Posted on December 8, 2013 by Itay Zaidenberg
Living in Jerusalem, it’s easy to feel like Israel is abundantly observant. But when I get off the 480 at Tel Aviv’s Arlozorov bus station, I’m immediately reminded, it’s not. And if I didn’t take the 480 so many times that I now recognize several of the bus drivers, I don’t think I would have arrived at my current understanding of prayer.
The constant transitions were at first a source of unease. At Pardes, I felt admiration for my teachers. I watched as they were passionately engrossed in either their study, or passing on their wisdom. I couldn’t count the number of times teachers asked their students whether they wanted to talk about this or that. I wondered whether anything could erase that smile from their faces. These qualities don’t come naturally, at least not in my experience. And though I haven’t actually asked any of them, I believe prayer has a thing or two to do with them being the way they are. I toyed around with the idea of praying. Yet every time I got off the 480, I thought about the implications that would have on my connection with the world I come from. A secular world where prayer is just, different. With time and reflection though, a piece of the world I come from is what showed me the value of prayer.
Back in my college days, I learned about how the brain reacts to situations by sending signals throughout the body telling it to produce specific hormones. For example, a brain reacts to the birth of a child by sending signals that tell the body to produce the happy hormone, and thus the body feels happy. Likewise, a brain reacts to the death of a family member by sending signals that tell the body to produce the sad hormone, and thus the body feels sad. So, if I pray with intention, which to me means doing what I need to do to get my brain to send the signals I want, I can momentarily be whatever I want to be. The caveat is that praying with intention is hard and produces only temporary results.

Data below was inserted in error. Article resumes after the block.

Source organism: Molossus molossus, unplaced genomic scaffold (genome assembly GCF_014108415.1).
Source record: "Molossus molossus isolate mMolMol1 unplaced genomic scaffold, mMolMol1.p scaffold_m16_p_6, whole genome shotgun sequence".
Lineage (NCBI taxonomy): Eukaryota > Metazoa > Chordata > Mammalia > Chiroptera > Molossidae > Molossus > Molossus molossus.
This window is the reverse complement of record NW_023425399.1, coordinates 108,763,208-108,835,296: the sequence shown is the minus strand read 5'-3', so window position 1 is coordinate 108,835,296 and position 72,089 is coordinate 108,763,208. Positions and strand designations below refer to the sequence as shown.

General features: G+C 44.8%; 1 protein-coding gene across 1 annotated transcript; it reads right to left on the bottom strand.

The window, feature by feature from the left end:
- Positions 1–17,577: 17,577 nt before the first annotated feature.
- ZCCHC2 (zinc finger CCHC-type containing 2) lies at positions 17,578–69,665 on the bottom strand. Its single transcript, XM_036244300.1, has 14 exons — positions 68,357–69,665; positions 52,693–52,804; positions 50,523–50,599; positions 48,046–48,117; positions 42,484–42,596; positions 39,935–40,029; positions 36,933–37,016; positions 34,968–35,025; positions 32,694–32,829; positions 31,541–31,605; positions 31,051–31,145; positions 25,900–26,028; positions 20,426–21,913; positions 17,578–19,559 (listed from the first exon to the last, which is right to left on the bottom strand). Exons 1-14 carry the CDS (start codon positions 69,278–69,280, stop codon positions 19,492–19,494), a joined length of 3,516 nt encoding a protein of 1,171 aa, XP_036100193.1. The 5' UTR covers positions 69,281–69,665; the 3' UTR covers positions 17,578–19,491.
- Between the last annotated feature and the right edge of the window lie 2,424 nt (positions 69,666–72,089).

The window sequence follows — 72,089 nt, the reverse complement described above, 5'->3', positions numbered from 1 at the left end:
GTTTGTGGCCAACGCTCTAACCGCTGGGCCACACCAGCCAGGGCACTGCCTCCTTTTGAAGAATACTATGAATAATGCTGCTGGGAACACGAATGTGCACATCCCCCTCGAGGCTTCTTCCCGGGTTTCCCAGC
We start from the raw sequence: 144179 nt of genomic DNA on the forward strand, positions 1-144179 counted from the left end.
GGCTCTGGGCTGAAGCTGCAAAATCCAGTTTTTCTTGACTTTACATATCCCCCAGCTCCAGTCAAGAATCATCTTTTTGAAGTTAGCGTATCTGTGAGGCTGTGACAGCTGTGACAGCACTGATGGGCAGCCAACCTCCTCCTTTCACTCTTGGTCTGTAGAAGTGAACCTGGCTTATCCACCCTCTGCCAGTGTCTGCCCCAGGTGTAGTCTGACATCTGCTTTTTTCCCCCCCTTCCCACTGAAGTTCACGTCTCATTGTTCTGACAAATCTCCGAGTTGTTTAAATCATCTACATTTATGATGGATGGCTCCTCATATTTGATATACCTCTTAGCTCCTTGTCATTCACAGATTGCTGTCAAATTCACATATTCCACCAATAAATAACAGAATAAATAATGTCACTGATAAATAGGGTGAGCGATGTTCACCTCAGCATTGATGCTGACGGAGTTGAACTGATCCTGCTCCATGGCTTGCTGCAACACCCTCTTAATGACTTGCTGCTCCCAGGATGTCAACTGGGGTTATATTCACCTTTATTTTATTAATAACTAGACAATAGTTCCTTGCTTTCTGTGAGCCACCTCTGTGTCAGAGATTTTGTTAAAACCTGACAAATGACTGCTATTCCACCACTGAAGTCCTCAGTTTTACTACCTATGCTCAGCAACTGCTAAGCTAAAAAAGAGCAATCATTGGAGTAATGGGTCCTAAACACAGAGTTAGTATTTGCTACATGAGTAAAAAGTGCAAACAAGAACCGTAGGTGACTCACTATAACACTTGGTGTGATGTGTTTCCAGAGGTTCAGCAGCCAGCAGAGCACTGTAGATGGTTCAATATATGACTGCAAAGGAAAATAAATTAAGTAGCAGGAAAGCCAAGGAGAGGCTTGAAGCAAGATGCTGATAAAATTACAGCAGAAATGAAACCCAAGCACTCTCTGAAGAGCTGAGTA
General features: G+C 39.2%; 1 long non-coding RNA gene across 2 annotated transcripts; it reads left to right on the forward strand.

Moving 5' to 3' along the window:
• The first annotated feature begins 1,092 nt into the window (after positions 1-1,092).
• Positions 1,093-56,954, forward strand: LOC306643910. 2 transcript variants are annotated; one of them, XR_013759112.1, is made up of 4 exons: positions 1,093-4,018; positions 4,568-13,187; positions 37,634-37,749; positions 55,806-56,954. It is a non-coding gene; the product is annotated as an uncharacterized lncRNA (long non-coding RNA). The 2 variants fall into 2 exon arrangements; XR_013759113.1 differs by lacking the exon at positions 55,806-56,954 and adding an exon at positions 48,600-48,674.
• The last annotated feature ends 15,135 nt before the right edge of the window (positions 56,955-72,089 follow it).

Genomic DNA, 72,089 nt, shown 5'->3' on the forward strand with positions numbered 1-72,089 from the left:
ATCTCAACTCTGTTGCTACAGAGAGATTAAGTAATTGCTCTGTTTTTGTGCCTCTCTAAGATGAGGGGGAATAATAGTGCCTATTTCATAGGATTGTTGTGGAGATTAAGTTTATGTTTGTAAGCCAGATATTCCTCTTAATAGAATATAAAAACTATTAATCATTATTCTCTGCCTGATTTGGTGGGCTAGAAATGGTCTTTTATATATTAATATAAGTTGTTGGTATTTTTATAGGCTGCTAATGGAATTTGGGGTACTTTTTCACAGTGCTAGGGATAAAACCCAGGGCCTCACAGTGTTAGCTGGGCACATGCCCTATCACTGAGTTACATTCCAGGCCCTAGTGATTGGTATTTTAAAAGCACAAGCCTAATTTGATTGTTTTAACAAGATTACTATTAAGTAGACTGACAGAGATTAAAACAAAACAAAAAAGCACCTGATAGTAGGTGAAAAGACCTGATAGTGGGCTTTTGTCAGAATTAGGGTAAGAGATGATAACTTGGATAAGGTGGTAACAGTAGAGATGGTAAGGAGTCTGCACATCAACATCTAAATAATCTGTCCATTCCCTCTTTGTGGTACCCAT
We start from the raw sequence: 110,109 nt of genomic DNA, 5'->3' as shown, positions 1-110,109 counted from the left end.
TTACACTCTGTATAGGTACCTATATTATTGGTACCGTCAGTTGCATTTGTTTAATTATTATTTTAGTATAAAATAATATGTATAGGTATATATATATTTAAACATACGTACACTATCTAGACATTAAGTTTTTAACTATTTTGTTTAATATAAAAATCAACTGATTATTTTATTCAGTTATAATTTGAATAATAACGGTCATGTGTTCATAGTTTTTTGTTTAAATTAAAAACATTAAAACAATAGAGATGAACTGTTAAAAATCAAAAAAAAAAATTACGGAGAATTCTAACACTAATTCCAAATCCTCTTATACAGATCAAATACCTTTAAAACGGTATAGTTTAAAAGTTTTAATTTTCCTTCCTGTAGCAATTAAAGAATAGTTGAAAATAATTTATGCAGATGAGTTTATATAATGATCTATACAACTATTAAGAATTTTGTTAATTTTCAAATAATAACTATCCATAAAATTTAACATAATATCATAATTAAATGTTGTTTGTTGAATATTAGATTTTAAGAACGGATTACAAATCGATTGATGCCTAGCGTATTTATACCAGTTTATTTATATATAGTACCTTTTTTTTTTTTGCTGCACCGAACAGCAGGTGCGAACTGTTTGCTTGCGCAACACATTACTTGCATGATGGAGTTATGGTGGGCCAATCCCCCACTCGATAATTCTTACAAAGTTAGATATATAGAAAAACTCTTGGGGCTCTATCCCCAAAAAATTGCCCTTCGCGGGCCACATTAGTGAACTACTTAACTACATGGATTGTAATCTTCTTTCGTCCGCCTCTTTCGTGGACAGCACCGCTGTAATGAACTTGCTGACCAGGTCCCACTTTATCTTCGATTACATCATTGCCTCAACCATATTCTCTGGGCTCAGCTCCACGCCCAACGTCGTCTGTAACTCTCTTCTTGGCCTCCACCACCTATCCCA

This is where repetition takes center-stage. One lecture I remember very clearly was when my professor used biology to explain how the more frequently an individual consumes alcohol, the more tolerance he builds, and vice-versa. In very simple terms, your body reacts to the repetitive consumption of alcohol by making it easier for itself to produce the hormone responsible for breaking down alcohol. And it reacts to the non-consumption of alcohol by favoring the production of other hormones, thereby making it harder to produce the hormone responsible for breaking down alcohol. Likewise, the more frequently you pray with intention, the easier it becomes to be what you want to be.
Prayer, for me, is a cultivation practice. The same way a great tennis player intently swings his racket countless times in an effort to become a better tennis player, so should I intently pray countless times in an effort to cultivate the traits I want.